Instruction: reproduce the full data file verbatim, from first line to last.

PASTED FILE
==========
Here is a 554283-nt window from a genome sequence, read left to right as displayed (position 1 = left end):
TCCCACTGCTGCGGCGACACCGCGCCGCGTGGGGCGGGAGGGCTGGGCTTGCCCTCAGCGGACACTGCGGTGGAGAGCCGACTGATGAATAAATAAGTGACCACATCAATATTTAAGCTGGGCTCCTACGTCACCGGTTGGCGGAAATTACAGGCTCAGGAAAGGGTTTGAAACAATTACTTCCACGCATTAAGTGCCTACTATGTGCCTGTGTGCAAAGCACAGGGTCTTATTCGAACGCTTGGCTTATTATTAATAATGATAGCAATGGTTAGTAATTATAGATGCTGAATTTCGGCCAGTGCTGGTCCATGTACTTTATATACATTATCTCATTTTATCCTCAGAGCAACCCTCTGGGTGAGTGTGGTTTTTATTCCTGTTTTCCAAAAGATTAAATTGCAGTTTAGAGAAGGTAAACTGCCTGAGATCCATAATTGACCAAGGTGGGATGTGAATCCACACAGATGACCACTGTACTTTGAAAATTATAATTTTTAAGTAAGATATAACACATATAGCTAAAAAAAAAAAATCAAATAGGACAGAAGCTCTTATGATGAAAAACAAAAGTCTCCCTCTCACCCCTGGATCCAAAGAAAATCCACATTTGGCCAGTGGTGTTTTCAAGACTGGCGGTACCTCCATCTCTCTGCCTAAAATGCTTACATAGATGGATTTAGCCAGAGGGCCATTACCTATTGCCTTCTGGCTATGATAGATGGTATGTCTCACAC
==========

Here is a 554283-nt window from a genome sequence, read left to right as displayed (position 1 = left end):
TCCCACTGCTGCGGCGACACCGCGCCGCGTGGGGCGGGAGGGCTGGGCTTGCCCTCAGCGGACACTGCGGTGGAGAGCCGACTGATGAATAAATAAGTGACCACATCAATATTTAAGCTGGGCTCCTACGTCACCGGTTGGCGGAAATTACAGGCTCAGGAAAGGGTTTGAAACAATTACTTCCACGCATTAAGTGCCTACTATGTGCCTGTGTGCAAAGCACAGGGTCTTATTCGAACGCTTGGCTTATTATTAATAATGATAGCAATGGTTAGTAATTATAGATGCTGAATTTCGGCCAGTGCTGGTCCATGTACTTTATATACATTATCTCATTTTATCCTCAGAGCAACCCTCTGGGTGAGTGTGGTTTTTATTCCTGTTTTCCAAAAGATTAAATTGCAGTTTAGAGAAGGTAAACTGCCTGAGATCCATAATTGACCAAGGTGGGATGTGAATCCACACAGATGACCACTGTACTTTGAAAATTATAATTTTTAAGTAAGATATAACACATATAGCTAAAAAAAAAAAATCAAATAGGACAGAAGCTCTTATGATGAAAAACAAAAGTCTCCCTCTCACCCCTGGATCCAAAGAAAATCCACATTTGGCCAGTGGTGTTTTCAAGACTGGCGGTACCTCCATCTCTCTGCCTAAAATGCTTACATAGATGGATTTAGCCAGAGGGCCATTACCTATTGCCTTCTGGCTATGATAGATGGTATGTCTCACAC